--Ken
 

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The Wild Rose Press's print releases are currently produced by Lightning Source. I ordered my author copies last week and they should arrive in a few days, barring any Customs delays. I'll let you know what the quality is like.

Have you visited their website?
 

nancyadams

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Tsk Tsk. I have in fact, just finished reading Poynter's book. lol. But remember: it's a LOT of into to digest when you haven't done this before, and I'm still working on digesting it...plus looking into printers and POD publishers. I'm frankly AMAZED at the work it will take to self-publish, and it appears Lightning Source will be helpful. But it's daunting, especially when I am totally unfamiliar with Indesign or Quark. So I think I can do it, but...I'm tempted by places like WingSpan Press, who will do "some" of the work for you.

Nancy

If you have not already done so (and it appears not) buy and read Dan Poynter's Self-Publishing Manual (currently in 15th edition). Also spend time with Poynter's website, http://www.parapublishing.com/sites/para/. You might also do well to join a local group of self-publishers/independent publishers associated with one or both of:

Publishers Marketing Association

or
Small Publishers Association of North America


--Ken
 

nancyadams

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Lulu prints with Lightning Source--they add services to it.

Thanks. That also pretty well describes WingSpan, too, which I finally figured out today by examining their website. It's just TEMPTING to use someone like Lulu or Wingspan rather than do it all yourself. I'm not yet crossing out Lightning Press...but am tempted to. I'm giving myself a week to decide.

Nancy
 

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. . . But it's daunting, especially when I am totally unfamiliar with Indesign or Quark. . . .
Are you writing a highly complex or technical book?

For text and maybe some illustrations, MS Word actually works pretty well in the hands of someone who knows how to use it. I have designed books running to as much as 200,000 words with it (but no illustrations other than an author photo), and some much shorter ones with many illustrations (graphs and charts, mostly), all in Word. But if you are writing a technical manual or a scientific book, or aspire to match the standards of a large commercial publisher, then a heavy-duty program would be appropriate (FrameMaker is the one my tech-communicator friends use for books).

There are other points to consider with Lightning Source, of course, reflecting how it does business. (Not a negative comment there -- just a caution that its business model does not work like, say, Lulu or any of the subsidy presses.) And if you intend to buy an initial print run of a couple hundred or more, then a short-run printer probably makes more sense anyway. (Alexander's Print Advantage comes highly recommended.)

Anyway . . . might it not be much more feasible to pay someone to lay out your text--to design your book's interior?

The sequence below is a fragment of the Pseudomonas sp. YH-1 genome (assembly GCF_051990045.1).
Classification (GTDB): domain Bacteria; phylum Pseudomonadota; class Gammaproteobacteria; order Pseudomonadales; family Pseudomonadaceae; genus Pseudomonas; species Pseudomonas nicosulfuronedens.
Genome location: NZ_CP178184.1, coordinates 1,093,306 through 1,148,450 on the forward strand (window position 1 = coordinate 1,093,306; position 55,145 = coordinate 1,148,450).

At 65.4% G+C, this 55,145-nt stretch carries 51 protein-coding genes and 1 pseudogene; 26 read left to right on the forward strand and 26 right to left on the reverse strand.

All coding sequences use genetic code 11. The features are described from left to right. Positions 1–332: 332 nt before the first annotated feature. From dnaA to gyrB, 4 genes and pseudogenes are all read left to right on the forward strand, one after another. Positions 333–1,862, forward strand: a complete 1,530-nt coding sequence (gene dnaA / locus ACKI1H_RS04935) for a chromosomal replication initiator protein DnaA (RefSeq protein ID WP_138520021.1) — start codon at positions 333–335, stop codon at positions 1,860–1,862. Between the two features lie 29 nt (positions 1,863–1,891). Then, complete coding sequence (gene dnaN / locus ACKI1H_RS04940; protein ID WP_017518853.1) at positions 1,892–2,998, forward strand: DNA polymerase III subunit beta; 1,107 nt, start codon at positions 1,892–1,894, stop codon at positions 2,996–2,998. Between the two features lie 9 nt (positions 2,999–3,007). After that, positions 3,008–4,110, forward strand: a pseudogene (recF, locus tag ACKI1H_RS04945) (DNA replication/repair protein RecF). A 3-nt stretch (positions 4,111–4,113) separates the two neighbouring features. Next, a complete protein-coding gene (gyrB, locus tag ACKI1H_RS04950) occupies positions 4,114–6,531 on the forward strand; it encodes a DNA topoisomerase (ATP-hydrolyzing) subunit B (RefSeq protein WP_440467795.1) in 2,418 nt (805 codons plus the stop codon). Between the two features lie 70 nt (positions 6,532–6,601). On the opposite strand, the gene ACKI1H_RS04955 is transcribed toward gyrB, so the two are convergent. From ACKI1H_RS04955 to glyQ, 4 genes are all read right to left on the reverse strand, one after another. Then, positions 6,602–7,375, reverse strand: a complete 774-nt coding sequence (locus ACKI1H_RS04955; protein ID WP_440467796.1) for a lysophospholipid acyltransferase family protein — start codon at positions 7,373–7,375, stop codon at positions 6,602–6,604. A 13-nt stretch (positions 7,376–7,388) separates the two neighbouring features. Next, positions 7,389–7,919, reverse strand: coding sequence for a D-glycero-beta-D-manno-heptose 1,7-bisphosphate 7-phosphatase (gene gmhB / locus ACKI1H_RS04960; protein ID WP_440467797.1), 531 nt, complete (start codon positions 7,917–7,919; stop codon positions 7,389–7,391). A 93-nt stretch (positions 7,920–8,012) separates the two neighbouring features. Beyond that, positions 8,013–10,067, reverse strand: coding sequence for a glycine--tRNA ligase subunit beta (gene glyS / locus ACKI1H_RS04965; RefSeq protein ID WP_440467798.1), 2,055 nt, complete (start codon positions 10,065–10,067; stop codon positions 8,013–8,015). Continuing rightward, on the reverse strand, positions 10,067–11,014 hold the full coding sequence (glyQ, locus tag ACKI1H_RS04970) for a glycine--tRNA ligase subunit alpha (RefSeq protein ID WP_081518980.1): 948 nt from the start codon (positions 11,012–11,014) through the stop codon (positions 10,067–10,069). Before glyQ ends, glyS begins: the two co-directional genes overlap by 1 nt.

--Ken
 

nancyadams

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It's a book based with a lay medical slant--not highly complex or technical, but filled with some good information. I'd rather use Word, but Lightning Source made it clear to me that I needed to use Quark or InDesign and Adobe PDF...as if any others don't work as well in the transfer. Really, I'd love to do it all myself and save the money. But the exchange is that it's going to take a lot of time, learning software I'm not familiar with, and the risk of doing it all alone..unless I hire a VA. I'll go check out Alexanders. Thanks.

Are you writing a highly complex or technical book?

For text and maybe some illustrations, MS Word actually works pretty well in the hands of someone who knows how to use it. I have designed books running to as much as 200,000 words with it (but no illustrations other than an author photo), and some much shorter ones with many illustrations (graphs and charts, mostly), all in Word. But if you are writing a technical manual or a scientific book, or aspire to match the standards of a large commercial publisher, then a heavy-duty program would be appropriate (FrameMaker is the one my tech-communicator friends use for books).

There are other points to consider with Lightning Source, of course, reflecting how it does business. (Not a negative comment there -- just a caution that its business model does not work like, say, Lulu or any of the subsidy presses.) And if you intend to buy an initial print run of a couple hundred or more, then a short-run printer probably makes more sense anyway. (Alexander's Print Advantage comes highly recommended.)

Anyway . . . might it not be much more feasible to pay someone to lay out your text--to design your book's interior?

--Ken
 

Popeyesays

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You might consider contacting a local two-year college to see if one of their desk-top publishing classes needs a project, it certainly would not hurt to do so and any costs should be negligible compared to hiring a professional typesetter.

Regards,

Scott
 

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With self-publishing you'll either need to a) learn to do every task yourself at a professional level, or b) hire a professional to do every task.

Lightning Source is a printer. If the sort of printing they do is the sort of printing you need, they're fine. If not, not.
 

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What an interesting idea you have there!! I will try that! Thanks. Nancy

You might consider contacting a local two-year college to see if one of their desk-top publishing classes needs a project, it certainly would not hurt to do so and any costs should be negligible compared to hiring a professional typesetter.

Regards,

Scott
 

scope

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Lightning Source

I read the following stats today on the Shelf Awareness daily web page. Kind of surprising, at least to me.

Lightning Source has more than 650,000 titles in it's digital library.
In a little over 10 years they have printed over 60 million books.
Average run is about 1.8 copies!